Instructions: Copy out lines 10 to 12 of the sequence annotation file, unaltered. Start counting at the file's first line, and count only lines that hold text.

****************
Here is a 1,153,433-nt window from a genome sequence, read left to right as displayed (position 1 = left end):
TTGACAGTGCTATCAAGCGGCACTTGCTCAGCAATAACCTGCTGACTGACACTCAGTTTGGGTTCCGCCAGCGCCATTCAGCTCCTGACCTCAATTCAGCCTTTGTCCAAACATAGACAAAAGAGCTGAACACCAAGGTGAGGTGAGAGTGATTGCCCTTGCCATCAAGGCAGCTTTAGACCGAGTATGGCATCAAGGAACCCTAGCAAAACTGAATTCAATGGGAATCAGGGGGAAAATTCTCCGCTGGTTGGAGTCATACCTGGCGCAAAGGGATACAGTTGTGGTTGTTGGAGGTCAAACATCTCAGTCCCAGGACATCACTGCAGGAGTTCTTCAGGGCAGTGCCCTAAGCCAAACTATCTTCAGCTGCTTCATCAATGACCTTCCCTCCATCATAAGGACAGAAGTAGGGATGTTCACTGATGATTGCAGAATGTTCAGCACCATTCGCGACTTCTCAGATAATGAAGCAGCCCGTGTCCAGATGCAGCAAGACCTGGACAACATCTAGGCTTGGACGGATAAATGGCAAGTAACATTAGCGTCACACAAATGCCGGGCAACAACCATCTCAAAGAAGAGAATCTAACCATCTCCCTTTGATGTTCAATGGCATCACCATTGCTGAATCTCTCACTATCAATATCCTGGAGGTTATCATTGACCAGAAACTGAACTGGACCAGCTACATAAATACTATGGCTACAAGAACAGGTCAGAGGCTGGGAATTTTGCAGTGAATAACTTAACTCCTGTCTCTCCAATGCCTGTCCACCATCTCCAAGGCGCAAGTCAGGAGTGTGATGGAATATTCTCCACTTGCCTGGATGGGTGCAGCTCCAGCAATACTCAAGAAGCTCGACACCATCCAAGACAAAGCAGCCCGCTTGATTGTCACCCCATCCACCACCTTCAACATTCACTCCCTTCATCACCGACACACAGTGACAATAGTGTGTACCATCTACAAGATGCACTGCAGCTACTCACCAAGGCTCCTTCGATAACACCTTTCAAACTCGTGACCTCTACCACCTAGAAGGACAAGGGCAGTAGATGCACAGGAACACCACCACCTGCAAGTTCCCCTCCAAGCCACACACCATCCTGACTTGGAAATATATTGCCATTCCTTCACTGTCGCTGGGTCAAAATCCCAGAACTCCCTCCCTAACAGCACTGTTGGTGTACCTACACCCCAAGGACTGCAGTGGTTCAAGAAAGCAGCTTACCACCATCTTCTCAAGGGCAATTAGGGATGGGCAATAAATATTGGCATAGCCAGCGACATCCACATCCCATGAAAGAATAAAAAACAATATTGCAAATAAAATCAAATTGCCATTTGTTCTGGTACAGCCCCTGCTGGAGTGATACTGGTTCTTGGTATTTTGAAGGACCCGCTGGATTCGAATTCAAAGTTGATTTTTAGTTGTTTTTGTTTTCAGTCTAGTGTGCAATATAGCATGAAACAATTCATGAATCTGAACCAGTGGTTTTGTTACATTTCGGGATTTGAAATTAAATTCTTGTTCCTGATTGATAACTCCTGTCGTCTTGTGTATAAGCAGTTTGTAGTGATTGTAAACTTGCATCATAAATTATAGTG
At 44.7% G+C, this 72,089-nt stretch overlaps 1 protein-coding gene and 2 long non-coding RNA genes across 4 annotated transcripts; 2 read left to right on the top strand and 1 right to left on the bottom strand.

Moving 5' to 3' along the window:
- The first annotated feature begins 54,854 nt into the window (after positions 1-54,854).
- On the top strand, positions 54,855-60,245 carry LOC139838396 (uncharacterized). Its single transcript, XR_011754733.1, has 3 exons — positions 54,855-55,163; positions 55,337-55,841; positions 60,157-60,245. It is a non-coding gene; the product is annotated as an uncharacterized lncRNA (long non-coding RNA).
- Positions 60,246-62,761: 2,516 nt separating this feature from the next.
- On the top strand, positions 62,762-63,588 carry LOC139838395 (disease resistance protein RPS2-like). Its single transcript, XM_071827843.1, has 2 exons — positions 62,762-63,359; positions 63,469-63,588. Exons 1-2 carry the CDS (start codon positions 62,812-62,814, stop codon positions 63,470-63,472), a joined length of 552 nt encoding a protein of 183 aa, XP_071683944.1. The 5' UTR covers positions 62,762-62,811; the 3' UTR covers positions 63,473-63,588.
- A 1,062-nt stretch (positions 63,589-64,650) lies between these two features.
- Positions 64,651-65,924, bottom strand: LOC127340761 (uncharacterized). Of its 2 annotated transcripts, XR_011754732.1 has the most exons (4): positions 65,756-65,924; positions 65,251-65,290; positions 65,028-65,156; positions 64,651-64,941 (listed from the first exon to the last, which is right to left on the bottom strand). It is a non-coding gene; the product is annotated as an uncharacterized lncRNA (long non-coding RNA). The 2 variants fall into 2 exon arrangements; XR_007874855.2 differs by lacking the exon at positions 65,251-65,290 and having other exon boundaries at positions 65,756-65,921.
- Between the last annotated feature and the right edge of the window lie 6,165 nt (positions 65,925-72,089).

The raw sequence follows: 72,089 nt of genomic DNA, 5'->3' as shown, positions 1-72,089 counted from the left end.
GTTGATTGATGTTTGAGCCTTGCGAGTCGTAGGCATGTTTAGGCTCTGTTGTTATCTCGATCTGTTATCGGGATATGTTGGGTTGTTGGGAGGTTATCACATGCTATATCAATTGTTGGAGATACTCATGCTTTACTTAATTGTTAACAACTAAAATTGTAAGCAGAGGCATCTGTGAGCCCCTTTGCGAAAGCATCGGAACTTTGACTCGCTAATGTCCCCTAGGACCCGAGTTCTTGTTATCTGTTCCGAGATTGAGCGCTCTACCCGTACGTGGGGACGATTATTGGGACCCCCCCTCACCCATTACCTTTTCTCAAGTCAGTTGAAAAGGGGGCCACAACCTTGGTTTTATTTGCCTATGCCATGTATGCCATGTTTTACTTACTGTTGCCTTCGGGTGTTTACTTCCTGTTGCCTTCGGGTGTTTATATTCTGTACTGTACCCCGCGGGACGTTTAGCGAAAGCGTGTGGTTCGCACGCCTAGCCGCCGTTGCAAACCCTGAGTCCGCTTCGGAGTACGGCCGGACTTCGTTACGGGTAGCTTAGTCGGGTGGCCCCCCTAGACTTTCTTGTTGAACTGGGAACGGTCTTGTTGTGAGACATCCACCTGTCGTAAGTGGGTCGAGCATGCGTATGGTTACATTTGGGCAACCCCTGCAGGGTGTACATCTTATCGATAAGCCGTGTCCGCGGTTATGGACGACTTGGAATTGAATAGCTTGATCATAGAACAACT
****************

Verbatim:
- Positions 64,651-65,924, bottom strand: LOC127340761 (uncharacterized). Of its 2 annotated transcripts, XR_011754732.1 has the most exons (4): positions 65,756-65,924; positions 65,251-65,290; positions 65,028-65,156; positions 64,651-64,941 (listed from the first exon to the last, which is right to left on the bottom strand). It is a non-coding gene; the product is annotated as an uncharacterized lncRNA (long non-coding RNA). The 2 variants fall into 2 exon arrangements; XR_007874855.2 differs by lacking the exon at positions 65,251-65,290 and having other exon boundaries at positions 65,756-65,921.
- Between the last annotated feature and the right edge of the window lie 6,165 nt (positions 65,925-72,089).

The raw sequence follows: 72,089 nt of genomic DNA, 5'->3' as shown, positions 1-72,089 counted from the left end.